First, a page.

My youngest is doing them this year. We’ve had a new head teacher since my older two did it. This time round, so far, all their homework is on the computer, which means he is very happy to do it and more. I take your point about not being GCSE. I know for my eldest they used their SAT results as benchmarks for their GCSE, which seems slightly wrong to me. The teachers also supply their predictions, but the children will still put weight on the SAT benchmarks provided from 5 years earlier. With SATs I wish the emphasize and message to the 10 to 11 year olds was to prepare them for secondary and not to test them. **steps off soap box** #MMBC
I totally agree. I didn’t know they were used as a benchmark for GCSEs that’s even more infuriating. I have an online SATs program for my daughter and she was quite happy to use it at first, but now she’s bringing so much homework home every day she’s not having time for anything else. She had a strop the weekend and point blank refused to do anything school related, and I can’t really blame her.
I am so not looking forward to this period, my son already hates the little homework he gets. X #mmbc
My daughter sailed through her sats, but she is naturally very academic. I cannot say the same for my son, he really struggled with the pressure. The problem I have found is that they are used as a basis for what set to stream into in high school. Many of the children end up in classes above their natural ability because they have been hothoused for months. This means they are constantly changed classes until they find where they should be #mmbc
I never really thought about that but it makes sense, there is no way a child can keep up if they have not learned it naturally.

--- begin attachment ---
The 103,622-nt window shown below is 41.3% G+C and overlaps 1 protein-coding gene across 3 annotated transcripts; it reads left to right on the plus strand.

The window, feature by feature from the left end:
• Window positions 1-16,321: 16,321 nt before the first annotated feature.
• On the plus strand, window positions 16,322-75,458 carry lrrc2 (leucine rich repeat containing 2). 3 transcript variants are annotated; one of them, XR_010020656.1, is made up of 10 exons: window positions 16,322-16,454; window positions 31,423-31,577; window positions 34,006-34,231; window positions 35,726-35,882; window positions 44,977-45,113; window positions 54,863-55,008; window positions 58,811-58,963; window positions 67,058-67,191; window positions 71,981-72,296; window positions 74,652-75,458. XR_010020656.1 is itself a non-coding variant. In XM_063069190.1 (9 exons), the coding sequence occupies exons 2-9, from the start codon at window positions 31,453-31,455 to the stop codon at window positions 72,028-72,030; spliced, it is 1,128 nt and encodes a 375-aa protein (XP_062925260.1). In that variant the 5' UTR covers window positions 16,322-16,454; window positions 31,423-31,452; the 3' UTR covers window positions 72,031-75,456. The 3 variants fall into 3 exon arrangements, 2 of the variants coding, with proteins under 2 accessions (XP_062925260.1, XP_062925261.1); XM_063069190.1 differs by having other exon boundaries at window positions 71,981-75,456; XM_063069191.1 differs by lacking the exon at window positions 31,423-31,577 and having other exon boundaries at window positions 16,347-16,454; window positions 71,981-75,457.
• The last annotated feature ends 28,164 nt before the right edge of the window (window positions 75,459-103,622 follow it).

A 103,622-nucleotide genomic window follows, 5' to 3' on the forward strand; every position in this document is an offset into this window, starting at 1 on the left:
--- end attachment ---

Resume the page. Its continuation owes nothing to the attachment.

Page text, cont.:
My youngest son is the last one to be doing SATS this year. He is worried, worried that he will fail and be as he says, dumb! With my other 3 and now with him, I stress to him as I did the others that, yes while they are tests they are not, like you point out, GCSEs. No matter what their score they will be retested at their new school once they are there and these are really only for school information. Its the school I feel that pile the pressure on as I wont add to it in my house. I feel at age 10 my son is way to young to feel any pressure on grades. Its a bugbear of mine as I always want my kids to be happy, after all a happy child will get on, an unhappy child wont!
Thanks for sharing a great article. #MondayStumble
Yes, my plan was not to add pressure as I know my girl does not learn as quick and easily as her peers. I got her the online learning app because I thought it would be an enjoyable way for her to learn. But I’ve held off persuading her to do it because of all the work she’s had sent home from school.
Ahh! Ellie my youngest is in year 6 now and instead of bringing homework home she has after school lessons for 45 minutes 3 nights a week. We have cut it down to two as it would have meant her missing her choir lesson which is one of the only things she loves about school.
My girl is coming out of school grumpy too. I can see myself writing a blog post like this before May. Grr!
Subordinate conjunctions are a sore subject in this house. lol Ellie had a huge kick off over homework involving them.